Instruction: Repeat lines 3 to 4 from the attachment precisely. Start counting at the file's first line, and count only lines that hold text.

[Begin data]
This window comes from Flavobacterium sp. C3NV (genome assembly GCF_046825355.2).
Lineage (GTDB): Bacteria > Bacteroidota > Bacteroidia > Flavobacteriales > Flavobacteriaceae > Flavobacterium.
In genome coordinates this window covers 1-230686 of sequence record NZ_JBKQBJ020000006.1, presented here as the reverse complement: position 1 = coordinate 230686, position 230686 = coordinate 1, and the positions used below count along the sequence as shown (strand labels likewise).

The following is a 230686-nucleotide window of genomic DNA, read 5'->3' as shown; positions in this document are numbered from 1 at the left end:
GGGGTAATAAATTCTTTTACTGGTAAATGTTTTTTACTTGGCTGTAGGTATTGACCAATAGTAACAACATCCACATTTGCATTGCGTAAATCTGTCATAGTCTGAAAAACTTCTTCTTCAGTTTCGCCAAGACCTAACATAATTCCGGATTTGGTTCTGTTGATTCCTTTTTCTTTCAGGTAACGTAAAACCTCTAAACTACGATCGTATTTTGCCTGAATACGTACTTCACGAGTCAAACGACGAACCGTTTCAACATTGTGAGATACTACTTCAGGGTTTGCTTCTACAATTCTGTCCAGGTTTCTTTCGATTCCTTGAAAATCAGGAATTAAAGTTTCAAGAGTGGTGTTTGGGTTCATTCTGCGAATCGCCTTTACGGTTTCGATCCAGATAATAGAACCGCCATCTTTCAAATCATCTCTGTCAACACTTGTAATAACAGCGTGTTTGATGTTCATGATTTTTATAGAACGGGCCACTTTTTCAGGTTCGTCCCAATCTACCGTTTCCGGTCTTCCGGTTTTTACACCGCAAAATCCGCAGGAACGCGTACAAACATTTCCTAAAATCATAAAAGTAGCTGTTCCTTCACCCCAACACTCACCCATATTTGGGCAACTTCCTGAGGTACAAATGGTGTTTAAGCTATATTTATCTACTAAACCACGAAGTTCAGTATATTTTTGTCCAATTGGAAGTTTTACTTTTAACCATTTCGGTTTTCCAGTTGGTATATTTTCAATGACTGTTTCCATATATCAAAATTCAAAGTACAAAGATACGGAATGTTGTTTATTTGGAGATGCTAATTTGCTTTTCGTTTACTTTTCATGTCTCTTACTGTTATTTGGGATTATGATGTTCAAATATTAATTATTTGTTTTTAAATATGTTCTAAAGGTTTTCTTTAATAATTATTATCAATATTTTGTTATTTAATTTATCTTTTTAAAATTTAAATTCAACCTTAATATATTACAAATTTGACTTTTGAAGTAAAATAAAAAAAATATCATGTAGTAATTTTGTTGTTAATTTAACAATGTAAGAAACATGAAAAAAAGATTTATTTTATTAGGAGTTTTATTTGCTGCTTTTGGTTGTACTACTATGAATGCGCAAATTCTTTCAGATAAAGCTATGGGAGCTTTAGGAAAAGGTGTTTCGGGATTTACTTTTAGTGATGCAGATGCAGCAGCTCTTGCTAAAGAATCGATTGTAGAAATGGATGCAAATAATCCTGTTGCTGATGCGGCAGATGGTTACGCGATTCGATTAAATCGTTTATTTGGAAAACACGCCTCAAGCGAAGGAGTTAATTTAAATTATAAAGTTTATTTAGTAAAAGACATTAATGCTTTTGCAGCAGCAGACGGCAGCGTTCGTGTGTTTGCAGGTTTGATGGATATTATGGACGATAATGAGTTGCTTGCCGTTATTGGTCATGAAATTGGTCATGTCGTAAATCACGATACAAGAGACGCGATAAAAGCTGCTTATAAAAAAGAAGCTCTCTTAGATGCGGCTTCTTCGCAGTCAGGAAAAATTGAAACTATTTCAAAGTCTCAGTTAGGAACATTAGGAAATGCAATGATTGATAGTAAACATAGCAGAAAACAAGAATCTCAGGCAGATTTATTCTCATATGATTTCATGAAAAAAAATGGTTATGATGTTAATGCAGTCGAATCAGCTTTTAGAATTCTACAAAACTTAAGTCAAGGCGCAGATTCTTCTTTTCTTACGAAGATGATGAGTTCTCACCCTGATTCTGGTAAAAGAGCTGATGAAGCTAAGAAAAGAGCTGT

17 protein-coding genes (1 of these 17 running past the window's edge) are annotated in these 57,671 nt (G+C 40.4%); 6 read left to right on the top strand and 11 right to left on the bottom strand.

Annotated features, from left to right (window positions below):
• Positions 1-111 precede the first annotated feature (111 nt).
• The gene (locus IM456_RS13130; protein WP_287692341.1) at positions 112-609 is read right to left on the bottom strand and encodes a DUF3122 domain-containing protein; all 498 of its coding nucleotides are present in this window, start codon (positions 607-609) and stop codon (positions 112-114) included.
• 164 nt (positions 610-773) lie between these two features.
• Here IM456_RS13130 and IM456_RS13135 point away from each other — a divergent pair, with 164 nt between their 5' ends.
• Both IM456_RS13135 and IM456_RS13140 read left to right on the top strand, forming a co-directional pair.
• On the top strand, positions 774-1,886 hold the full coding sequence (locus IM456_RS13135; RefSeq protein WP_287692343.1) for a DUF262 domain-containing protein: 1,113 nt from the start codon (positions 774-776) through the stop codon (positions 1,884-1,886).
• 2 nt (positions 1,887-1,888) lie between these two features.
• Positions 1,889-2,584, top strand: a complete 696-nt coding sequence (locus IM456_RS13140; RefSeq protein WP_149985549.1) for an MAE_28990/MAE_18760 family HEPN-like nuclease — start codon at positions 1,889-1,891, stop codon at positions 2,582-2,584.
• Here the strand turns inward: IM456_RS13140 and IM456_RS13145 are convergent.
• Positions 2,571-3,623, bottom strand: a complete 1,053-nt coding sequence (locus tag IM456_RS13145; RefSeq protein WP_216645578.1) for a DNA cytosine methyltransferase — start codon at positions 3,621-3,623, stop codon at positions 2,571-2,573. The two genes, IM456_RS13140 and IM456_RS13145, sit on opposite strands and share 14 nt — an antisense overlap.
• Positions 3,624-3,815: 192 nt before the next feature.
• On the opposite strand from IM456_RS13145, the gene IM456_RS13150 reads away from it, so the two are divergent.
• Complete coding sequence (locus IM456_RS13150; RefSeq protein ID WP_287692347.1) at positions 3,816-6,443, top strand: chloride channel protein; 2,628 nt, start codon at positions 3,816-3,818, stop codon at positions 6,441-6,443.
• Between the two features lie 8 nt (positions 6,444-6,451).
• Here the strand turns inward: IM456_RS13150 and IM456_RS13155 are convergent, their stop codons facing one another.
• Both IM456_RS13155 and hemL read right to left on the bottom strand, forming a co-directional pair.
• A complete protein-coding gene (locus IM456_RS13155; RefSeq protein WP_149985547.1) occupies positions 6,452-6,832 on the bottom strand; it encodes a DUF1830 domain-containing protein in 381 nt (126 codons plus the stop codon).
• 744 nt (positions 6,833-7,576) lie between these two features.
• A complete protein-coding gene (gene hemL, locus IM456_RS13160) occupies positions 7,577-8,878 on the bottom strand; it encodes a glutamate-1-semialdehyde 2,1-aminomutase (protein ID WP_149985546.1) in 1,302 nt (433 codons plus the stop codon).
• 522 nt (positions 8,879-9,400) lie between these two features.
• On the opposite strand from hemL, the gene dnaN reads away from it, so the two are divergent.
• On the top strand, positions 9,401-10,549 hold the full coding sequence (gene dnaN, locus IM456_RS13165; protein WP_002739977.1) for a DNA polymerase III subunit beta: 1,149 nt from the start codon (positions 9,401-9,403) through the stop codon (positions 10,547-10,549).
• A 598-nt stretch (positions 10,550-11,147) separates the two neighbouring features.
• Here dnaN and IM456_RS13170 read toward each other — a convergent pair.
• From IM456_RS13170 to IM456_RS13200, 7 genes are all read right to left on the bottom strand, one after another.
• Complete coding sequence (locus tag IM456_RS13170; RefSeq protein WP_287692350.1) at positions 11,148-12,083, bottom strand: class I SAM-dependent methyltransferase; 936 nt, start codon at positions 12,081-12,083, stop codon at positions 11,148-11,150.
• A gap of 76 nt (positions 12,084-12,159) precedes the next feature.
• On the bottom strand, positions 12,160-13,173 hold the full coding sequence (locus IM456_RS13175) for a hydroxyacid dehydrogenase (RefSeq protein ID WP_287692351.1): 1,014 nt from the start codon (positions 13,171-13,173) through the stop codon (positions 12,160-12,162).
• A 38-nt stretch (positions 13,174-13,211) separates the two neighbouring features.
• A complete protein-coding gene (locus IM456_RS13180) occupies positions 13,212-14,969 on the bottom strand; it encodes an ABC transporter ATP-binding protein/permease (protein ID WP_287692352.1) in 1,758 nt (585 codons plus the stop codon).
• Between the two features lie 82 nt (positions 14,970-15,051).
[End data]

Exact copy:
In genome coordinates this window covers 1-230686 of sequence record NZ_JBKQBJ020000006.1, presented here as the reverse complement: position 1 = coordinate 230686, position 230686 = coordinate 1, and the positions used below count along the sequence as shown (strand labels likewise).

The following is a 230686-nucleotide window of genomic DNA, read 5'->3' as shown; positions in this document are numbered from 1 at the left end: